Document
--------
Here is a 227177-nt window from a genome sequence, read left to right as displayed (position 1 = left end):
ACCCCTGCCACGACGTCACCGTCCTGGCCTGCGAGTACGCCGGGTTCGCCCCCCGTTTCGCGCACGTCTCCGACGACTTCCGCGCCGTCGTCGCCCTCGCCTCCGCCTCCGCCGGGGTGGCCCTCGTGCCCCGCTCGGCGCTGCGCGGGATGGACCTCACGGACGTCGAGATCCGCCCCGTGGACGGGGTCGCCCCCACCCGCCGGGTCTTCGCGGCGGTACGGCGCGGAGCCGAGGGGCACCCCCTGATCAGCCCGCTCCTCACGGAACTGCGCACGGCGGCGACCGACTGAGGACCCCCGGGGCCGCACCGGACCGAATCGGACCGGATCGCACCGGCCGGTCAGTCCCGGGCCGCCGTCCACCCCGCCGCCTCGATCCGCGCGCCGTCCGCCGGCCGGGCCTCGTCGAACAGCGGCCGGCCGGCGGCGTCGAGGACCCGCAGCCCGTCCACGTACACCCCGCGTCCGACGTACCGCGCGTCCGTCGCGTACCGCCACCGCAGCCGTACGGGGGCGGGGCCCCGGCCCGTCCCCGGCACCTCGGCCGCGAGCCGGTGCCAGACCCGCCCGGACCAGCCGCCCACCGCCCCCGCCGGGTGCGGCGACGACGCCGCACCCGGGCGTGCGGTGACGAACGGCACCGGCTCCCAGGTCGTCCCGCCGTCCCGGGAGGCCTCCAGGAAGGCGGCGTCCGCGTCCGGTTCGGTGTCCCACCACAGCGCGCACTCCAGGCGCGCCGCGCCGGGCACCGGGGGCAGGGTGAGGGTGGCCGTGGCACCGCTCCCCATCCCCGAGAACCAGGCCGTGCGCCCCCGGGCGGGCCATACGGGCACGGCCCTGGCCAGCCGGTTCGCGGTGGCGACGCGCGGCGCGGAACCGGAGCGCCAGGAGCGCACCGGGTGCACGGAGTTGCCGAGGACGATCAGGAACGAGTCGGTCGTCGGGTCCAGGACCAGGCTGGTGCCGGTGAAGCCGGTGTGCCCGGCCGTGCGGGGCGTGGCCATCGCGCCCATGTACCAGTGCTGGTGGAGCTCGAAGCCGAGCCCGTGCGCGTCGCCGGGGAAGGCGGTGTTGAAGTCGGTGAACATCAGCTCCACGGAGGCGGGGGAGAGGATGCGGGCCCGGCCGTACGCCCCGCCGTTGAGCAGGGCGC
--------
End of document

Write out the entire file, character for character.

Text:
Here is a 227177-nt window from a genome sequence, read left to right as displayed (position 1 = left end):
ACCCCTGCCACGACGTCACCGTCCTGGCCTGCGAGTACGCCGGGTTCGCCCCCCGTTTCGCGCACGTCTCCGACGACTTCCGCGCCGTCGTCGCCCTCGCCTCCGCCTCCGCCGGGGTGGCCCTCGTGCCCCGCTCGGCGCTGCGCGGGATGGACCTCACGGACGTCGAGATCCGCCCCGTGGACGGGGTCGCCCCCACCCGCCGGGTCTTCGCGGCGGTACGGCGCGGAGCCGAGGGGCACCCCCTGATCAGCCCGCTCCTCACGGAACTGCGCACGGCGGCGACCGACTGAGGACCCCCGGGGCCGCACCGGACCGAATCGGACCGGATCGCACCGGCCGGTCAGTCCCGGGCCGCCGTCCACCCCGCCGCCTCGATCCGCGCGCCGTCCGCCGGCCGGGCCTCGTCGAACAGCGGCCGGCCGGCGGCGTCGAGGACCCGCAGCCCGTCCACGTACACCCCGCGTCCGACGTACCGCGCGTCCGTCGCGTACCGCCACCGCAGCCGTACGGGGGCGGGGCCCCGGCCCGTCCCCGGCACCTCGGCCGCGAGCCGGTGCCAGACCCGCCCGGACCAGCCGCCCACCGCCCCCGCCGGGTGCGGCGACGACGCCGCACCCGGGCGTGCGGTGACGAACGGCACCGGCTCCCAGGTCGTCCCGCCGTCCCGGGAGGCCTCCAGGAAGGCGGCGTCCGCGTCCGGTTCGGTGTCCCACCACAGCGCGCACTCCAGGCGCGCCGCGCCGGGCACCGGGGGCAGGGTGAGGGTGGCCGTGGCACCGCTCCCCATCCCCGAGAACCAGGCCGTGCGCCCCCGGGCGGGCCATACGGGCACGGCCCTGGCCAGCCGGTTCGCGGTGGCGACGCGCGGCGCGGAACCGGAGCGCCAGGAGCGCACCGGGTGCACGGAGTTGCCGAGGACGATCAGGAACGAGTCGGTCGTCGGGTCCAGGACCAGGCTGGTGCCGGTGAAGCCGGTGTGCCCGGCCGTGCGGGGCGTGGCCATCGCGCCCATGTACCAGTGCTGGTGGAGCTCGAAGCCGAGCCCGTGCGCGTCGCCGGGGAAGGCGGTGTTGAAGTCGGTGAACATCAGCTCCACGGAGGCGGGGGAGAGGATGCGGGCCCGGCCGTACGCCCCGCCGTTGAGCAGGGCGC